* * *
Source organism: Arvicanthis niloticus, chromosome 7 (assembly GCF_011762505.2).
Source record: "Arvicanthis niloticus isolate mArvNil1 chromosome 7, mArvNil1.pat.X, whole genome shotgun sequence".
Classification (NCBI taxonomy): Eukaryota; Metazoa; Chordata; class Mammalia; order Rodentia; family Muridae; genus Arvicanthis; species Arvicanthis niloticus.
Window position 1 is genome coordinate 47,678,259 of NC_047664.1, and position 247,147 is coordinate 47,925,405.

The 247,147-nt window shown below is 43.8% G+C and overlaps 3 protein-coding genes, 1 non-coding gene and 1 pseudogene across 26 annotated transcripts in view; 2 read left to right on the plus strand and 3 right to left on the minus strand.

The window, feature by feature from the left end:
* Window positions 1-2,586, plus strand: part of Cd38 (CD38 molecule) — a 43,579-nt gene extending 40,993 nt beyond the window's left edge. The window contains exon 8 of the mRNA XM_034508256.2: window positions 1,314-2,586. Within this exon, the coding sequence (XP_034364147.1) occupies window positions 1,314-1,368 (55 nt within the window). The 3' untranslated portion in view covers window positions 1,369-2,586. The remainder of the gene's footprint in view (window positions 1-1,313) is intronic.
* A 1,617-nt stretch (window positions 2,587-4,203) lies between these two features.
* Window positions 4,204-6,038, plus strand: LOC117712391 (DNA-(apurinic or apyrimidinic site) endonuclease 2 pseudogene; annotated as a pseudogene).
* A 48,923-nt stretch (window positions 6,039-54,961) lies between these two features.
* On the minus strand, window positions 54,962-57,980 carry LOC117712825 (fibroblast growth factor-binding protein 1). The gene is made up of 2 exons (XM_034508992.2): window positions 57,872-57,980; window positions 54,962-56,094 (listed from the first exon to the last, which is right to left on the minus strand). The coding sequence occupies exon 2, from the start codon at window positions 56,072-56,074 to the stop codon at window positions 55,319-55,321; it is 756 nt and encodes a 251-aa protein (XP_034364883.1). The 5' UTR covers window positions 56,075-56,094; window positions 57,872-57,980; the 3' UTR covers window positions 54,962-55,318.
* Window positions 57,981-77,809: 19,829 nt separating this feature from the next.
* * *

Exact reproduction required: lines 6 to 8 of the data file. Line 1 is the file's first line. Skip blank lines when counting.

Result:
The window, feature by feature from the left end:
* Window positions 1-2,586, plus strand: part of Cd38 (CD38 molecule) — a 43,579-nt gene extending 40,993 nt beyond the window's left edge. The window contains exon 8 of the mRNA XM_034508256.2: window positions 1,314-2,586. Within this exon, the coding sequence (XP_034364147.1) occupies window positions 1,314-1,368 (55 nt within the window). The 3' untranslated portion in view covers window positions 1,369-2,586. The remainder of the gene's footprint in view (window positions 1-1,313) is intronic.
* A 1,617-nt stretch (window positions 2,587-4,203) lies between these two features.